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© Boardworks Ltd of 28 Learning objectives © Boardworks Ltd of 28 Learning objectives The structures of the respiratory system and their functions The mechanisms of breathing How gases are exchanged during breathing The composition of inhaled and exhaled air The different measurements of lung capacity and breathing The effects of exercise on the respiratory system What is meant by aerobic and anaerobic respiration The oxygen debt. What we will learn in this presentation:
© Boardworks Ltd of 28 The respiratory system
© Boardworks Ltd of 28 The nasal passages and lungs Air is drawn into the body via the nose or mouth. There are advantages to breathing through your nose: Air then travels through the larynx, trachea (windpipe), bronchi (one bronchus to each lung) and bronchioles to the alveoli, where oxygen passes into the bloodstream. the air is warmed so that it is closer to body temperature tiny hairs and mucus in the nose filter the air, preventing larger dust and pollen particles reaching the alveoli mucus moistens the air, making it easier for the alveoli to absorb.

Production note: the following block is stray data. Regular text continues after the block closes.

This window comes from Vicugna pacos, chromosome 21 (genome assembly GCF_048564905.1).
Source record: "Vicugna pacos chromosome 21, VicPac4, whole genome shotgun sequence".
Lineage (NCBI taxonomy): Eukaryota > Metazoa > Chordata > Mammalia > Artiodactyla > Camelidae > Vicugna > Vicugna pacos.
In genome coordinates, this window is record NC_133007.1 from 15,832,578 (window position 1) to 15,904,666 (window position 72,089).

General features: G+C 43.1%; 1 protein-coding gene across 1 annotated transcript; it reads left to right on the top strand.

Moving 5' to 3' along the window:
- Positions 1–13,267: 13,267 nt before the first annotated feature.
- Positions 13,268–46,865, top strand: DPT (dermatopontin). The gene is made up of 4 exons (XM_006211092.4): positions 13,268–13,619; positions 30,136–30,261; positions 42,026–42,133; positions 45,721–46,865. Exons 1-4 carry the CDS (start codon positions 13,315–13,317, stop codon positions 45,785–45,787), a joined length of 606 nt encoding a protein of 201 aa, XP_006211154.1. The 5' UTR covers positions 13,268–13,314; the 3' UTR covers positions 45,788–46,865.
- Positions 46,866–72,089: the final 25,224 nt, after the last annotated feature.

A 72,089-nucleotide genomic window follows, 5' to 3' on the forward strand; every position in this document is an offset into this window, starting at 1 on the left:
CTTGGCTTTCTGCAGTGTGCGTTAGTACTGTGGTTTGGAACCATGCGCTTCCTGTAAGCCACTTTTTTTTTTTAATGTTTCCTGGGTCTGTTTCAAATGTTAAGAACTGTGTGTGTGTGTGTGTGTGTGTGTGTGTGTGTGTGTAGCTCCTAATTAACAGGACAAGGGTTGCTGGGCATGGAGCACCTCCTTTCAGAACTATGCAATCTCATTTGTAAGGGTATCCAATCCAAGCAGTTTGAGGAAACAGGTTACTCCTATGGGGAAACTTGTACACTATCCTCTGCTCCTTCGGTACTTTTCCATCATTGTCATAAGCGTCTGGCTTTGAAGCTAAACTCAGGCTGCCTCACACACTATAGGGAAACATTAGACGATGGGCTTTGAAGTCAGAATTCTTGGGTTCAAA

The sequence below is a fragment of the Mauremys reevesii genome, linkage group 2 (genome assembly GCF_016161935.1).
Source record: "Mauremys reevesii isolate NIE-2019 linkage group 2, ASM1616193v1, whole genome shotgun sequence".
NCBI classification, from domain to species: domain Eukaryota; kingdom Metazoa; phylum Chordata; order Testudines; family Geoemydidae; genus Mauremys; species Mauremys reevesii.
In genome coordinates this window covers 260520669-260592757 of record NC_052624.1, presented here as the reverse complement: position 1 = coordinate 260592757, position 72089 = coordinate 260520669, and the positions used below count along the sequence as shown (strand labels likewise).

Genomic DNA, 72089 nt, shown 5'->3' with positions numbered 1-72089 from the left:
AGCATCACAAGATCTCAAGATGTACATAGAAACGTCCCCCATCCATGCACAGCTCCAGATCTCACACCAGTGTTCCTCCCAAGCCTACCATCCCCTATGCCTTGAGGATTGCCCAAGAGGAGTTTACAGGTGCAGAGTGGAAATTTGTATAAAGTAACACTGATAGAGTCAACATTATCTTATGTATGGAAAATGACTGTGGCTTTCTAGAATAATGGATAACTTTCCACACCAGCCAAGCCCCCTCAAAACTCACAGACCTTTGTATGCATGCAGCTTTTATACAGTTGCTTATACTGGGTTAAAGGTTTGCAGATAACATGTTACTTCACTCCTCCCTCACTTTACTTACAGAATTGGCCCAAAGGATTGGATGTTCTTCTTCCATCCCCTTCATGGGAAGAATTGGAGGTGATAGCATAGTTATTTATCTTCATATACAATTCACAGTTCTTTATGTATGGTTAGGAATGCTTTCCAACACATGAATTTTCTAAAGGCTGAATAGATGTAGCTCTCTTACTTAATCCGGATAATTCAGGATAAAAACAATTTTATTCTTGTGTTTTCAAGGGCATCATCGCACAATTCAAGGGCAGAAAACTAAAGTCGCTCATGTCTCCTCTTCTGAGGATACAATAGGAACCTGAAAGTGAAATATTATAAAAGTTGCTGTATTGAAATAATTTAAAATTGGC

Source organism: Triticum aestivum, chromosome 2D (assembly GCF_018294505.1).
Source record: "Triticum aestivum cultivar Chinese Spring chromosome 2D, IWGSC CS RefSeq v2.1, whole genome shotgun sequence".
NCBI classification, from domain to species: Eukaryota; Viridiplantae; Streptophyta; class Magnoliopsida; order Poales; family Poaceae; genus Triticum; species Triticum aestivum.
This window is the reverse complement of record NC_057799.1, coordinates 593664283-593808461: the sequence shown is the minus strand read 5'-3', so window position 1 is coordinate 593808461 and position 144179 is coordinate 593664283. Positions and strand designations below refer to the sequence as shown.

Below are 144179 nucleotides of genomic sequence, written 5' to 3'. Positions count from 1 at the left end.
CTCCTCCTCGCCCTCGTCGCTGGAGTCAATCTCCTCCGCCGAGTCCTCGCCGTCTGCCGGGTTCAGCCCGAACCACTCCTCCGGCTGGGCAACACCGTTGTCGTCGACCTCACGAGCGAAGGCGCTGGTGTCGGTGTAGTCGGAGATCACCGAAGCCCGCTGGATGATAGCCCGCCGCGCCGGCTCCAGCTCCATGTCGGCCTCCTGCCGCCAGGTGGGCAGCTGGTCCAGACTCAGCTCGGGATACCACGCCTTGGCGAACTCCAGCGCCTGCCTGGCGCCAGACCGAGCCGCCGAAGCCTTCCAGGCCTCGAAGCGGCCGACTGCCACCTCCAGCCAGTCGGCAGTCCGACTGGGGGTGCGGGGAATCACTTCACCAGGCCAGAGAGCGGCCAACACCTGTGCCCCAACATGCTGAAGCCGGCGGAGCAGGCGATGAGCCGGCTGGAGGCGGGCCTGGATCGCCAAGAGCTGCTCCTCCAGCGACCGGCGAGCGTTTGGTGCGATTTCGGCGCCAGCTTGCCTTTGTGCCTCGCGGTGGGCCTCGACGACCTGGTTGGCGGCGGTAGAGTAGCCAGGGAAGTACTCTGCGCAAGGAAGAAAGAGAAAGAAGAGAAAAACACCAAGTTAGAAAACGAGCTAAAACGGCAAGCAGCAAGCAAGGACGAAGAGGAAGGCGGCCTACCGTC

© Boardworks Ltd of 28 When you breathe in: intercostal muscles between the ribs contract, pulling the chest walls up and out the diaphragm muscle below the lungs contracts and flattens, increasing the size of the chest the lungs increase in size, so the pressure inside them falls. This causes air to rush in through the nose or mouth. Mechanisms of breathing – inspiration Diaphragm contracts and moves down Intercostal muscles pull ribs up and out
© Boardworks Ltd of 28 Mechanisms of breathing – inspiration
© Boardworks Ltd of 28 Mechanisms of breathing – expiration When you breathe out: Intercostal muscles between the ribs relax so that the chest walls move in and down. The diaphragm muscle below the lungs relaxes and bulges up, reducing the size of the chest. The lungs decrease in size, so the pressure inside increases and air is pushed up the trachea and out through the nose or mouth. Diaphragm relaxes and bulges up Ribs move in and down